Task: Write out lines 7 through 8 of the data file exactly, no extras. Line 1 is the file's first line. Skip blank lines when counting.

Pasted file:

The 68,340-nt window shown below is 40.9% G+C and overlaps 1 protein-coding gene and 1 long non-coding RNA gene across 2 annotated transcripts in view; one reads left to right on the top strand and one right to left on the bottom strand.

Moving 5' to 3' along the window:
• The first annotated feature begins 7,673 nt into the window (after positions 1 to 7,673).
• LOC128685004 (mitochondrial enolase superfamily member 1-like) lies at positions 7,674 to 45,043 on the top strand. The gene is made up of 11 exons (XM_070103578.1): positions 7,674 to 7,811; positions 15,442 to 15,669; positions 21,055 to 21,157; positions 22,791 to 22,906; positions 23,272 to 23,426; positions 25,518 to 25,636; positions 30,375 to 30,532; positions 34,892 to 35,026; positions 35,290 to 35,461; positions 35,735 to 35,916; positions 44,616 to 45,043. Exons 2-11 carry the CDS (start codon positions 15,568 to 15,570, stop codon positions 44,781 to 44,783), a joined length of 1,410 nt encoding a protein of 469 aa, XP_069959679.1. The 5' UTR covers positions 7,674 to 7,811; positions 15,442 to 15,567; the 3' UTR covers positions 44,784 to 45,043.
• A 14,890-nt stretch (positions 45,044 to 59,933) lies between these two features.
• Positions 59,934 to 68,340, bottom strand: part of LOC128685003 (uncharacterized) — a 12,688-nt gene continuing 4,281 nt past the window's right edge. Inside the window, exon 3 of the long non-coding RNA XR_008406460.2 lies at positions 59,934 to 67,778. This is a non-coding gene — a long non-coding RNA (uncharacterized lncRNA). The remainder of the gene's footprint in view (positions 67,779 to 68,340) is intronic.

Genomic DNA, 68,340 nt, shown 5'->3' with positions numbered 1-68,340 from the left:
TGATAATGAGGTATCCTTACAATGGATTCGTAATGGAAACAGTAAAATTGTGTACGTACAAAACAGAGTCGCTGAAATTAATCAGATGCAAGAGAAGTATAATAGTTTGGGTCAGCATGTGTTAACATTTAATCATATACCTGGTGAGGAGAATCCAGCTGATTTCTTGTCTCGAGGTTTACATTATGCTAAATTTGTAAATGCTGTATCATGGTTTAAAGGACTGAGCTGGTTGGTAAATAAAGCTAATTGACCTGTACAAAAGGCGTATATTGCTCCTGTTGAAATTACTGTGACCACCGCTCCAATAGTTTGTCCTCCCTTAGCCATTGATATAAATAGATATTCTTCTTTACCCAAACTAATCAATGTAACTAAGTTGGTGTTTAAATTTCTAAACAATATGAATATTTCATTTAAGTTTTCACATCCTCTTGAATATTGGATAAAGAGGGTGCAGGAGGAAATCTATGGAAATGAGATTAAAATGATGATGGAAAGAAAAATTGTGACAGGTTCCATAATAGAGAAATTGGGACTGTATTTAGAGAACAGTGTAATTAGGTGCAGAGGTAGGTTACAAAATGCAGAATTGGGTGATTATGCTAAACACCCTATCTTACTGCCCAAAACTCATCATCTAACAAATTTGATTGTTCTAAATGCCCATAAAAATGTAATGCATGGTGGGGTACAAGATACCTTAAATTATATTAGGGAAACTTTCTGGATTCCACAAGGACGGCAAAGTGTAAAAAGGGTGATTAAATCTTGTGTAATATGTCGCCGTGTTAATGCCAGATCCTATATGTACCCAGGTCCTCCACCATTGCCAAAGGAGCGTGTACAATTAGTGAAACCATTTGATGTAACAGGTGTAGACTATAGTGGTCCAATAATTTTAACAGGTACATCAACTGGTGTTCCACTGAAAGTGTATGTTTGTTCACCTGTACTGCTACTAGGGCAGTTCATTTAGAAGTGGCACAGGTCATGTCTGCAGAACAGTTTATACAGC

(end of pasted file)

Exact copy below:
Genomic DNA, 68,340 nt, shown 5'->3' with positions numbered 1-68,340 from the left:
TGATAATGAGGTATCCTTACAATGGATTCGTAATGGAAACAGTAAAATTGTGTACGTACAAAACAGAGTCGCTGAAATTAATCAGATGCAAGAGAAGTATAATAGTTTGGGTCAGCATGTGTTAACATTTAATCATATACCTGGTGAGGAGAATCCAGCTGATTTCTTGTCTCGAGGTTTACATTATGCTAAATTTGTAAATGCTGTATCATGGTTTAAAGGACTGAGCTGGTTGGTAAATAAAGCTAATTGACCTGTACAAAAGGCGTATATTGCTCCTGTTGAAATTACTGTGACCACCGCTCCAATAGTTTGTCCTCCCTTAGCCATTGATATAAATAGATATTCTTCTTTACCCAAACTAATCAATGTAACTAAGTTGGTGTTTAAATTTCTAAACAATATGAATATTTCATTTAAGTTTTCACATCCTCTTGAATATTGGATAAAGAGGGTGCAGGAGGAAATCTATGGAAATGAGATTAAAATGATGATGGAAAGAAAAATTGTGACAGGTTCCATAATAGAGAAATTGGGACTGTATTTAGAGAACAGTGTAATTAGGTGCAGAGGTAGGTTACAAAATGCAGAATTGGGTGATTATGCTAAACACCCTATCTTACTGCCCAAAACTCATCATCTAACAAATTTGATTGTTCTAAATGCCCATAAAAATGTAATGCATGGTGGGGTACAAGATACCTTAAATTATATTAGGGAAACTTTCTGGATTCCACAAGGACGGCAAAGTGTAAAAAGGGTGATTAAATCTTGTGTAATATGTCGCCGTGTTAATGCCAGATCCTATATGTACCCAGGTCCTCCACCATTGCCAAAGGAGCGTGTACAATTAGTGAAACCATTTGATGTAACAGGTGTAGACTATAGTGGTCCAATAATTTTAACAGGTACATCAACTGGTGTTCCACTGAAAGTGTATGTTTGTTCACCTGTACTGCTACTAGGGCAGTTCATTTAGAAGTGGCACAGGTCATGTCTGCAGAACAGTTTATACAGC